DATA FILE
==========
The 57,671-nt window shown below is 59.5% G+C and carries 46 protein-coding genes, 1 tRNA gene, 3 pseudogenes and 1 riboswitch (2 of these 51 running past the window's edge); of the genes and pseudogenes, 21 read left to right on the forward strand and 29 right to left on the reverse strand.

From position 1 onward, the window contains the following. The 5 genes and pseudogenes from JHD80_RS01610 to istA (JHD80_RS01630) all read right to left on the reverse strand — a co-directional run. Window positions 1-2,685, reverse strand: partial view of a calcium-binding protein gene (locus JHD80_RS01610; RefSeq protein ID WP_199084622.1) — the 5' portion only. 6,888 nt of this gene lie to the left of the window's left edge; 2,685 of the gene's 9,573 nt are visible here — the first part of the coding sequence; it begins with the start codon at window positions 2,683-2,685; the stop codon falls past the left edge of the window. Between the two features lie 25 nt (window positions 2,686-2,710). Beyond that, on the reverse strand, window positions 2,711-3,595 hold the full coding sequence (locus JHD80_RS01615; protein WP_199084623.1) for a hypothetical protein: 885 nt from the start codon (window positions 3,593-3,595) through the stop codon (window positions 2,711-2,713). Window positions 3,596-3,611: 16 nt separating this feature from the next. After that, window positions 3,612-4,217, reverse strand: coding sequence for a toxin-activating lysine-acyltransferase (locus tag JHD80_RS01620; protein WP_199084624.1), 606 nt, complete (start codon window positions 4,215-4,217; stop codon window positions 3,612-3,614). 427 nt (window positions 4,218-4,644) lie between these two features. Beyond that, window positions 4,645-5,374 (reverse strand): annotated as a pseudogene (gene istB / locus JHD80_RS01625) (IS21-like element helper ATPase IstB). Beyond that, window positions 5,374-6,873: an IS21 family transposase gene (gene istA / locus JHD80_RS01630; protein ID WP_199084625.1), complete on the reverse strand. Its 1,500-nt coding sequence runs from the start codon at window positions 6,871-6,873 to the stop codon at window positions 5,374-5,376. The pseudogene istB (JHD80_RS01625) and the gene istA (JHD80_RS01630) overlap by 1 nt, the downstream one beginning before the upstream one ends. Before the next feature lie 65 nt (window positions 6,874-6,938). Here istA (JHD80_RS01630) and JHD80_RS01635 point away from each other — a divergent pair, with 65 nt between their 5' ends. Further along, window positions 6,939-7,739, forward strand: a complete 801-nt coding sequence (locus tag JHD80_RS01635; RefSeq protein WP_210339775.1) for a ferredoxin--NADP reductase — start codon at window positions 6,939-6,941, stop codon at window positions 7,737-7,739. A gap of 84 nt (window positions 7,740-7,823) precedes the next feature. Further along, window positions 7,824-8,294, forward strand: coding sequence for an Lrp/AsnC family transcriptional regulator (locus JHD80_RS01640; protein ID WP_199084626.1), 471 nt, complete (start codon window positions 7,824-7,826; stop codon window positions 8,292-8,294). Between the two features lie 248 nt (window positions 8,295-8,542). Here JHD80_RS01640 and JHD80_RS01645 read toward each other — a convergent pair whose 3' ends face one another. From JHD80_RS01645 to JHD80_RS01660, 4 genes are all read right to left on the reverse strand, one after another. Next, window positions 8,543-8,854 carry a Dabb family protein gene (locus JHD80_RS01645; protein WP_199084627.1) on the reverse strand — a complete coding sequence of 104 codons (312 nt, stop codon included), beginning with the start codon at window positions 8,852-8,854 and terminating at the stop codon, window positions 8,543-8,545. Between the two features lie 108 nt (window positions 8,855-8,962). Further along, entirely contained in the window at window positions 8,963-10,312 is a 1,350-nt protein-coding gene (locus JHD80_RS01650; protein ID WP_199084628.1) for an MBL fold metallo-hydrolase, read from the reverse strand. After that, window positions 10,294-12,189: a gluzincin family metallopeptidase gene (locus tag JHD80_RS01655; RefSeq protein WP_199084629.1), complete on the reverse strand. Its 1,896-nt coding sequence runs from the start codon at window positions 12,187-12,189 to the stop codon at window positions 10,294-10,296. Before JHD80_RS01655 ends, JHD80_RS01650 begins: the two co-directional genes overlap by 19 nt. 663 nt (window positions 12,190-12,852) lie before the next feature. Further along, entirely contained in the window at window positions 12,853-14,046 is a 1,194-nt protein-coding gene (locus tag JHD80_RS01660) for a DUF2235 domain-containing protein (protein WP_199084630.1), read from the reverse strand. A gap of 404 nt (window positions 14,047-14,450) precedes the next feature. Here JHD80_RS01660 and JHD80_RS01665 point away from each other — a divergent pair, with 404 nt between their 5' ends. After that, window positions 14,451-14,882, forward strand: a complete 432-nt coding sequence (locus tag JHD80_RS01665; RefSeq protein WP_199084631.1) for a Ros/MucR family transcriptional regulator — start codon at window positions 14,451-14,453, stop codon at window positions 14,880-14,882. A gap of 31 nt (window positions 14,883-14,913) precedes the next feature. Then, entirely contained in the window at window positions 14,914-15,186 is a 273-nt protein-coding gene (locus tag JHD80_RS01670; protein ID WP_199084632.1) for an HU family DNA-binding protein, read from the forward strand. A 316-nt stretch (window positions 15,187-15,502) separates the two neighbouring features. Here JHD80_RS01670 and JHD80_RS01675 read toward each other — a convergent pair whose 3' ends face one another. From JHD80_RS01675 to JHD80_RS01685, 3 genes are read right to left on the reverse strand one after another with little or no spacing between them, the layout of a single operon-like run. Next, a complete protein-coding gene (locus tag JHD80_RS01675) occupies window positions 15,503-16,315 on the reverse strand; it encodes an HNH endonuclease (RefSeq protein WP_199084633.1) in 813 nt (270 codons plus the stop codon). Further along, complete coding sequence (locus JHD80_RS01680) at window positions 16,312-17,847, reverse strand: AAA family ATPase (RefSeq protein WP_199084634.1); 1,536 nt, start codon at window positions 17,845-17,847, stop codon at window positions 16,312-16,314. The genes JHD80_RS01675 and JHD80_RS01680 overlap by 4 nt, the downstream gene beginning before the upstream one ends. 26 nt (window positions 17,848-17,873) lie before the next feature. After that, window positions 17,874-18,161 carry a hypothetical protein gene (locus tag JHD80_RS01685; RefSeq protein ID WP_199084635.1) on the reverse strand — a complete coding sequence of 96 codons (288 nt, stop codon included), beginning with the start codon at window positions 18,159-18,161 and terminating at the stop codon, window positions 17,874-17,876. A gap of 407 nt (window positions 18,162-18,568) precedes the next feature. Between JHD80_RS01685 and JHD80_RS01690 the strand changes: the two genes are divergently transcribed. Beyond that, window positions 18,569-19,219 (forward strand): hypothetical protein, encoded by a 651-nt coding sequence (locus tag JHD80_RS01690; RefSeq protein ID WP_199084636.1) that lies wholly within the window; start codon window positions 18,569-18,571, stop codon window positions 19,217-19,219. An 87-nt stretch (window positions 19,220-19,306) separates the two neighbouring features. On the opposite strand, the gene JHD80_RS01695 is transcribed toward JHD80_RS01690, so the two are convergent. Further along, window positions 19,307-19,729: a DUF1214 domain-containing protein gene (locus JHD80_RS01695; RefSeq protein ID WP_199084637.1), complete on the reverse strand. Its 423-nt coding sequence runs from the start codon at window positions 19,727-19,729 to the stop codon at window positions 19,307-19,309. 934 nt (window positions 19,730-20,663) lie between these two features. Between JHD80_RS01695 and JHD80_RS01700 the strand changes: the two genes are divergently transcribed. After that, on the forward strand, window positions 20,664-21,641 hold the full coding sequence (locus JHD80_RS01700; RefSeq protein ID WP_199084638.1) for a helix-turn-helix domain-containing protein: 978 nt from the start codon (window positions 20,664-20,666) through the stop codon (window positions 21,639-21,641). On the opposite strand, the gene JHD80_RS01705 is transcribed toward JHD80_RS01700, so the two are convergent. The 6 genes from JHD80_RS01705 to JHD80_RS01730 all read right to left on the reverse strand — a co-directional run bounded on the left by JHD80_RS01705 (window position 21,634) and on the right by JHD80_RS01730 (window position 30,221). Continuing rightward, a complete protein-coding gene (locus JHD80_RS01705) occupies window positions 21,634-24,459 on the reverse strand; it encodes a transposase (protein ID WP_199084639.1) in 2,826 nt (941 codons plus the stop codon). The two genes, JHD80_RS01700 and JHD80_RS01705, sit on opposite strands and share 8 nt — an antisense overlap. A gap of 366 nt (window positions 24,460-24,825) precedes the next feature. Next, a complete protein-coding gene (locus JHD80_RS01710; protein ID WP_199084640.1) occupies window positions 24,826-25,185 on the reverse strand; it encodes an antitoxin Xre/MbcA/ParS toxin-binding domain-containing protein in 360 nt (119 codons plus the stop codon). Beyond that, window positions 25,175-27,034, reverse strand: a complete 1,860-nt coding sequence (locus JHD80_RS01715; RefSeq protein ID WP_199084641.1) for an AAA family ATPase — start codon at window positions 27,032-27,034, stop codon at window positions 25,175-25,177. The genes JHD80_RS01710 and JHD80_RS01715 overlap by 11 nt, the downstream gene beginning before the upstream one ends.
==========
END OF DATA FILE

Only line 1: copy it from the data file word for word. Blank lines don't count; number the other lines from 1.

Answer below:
The 57,671-nt window shown below is 59.5% G+C and carries 46 protein-coding genes, 1 tRNA gene, 3 pseudogenes and 1 riboswitch (2 of these 51 running past the window's edge); of the genes and pseudogenes, 21 read left to right on the forward strand and 29 right to left on the reverse strand.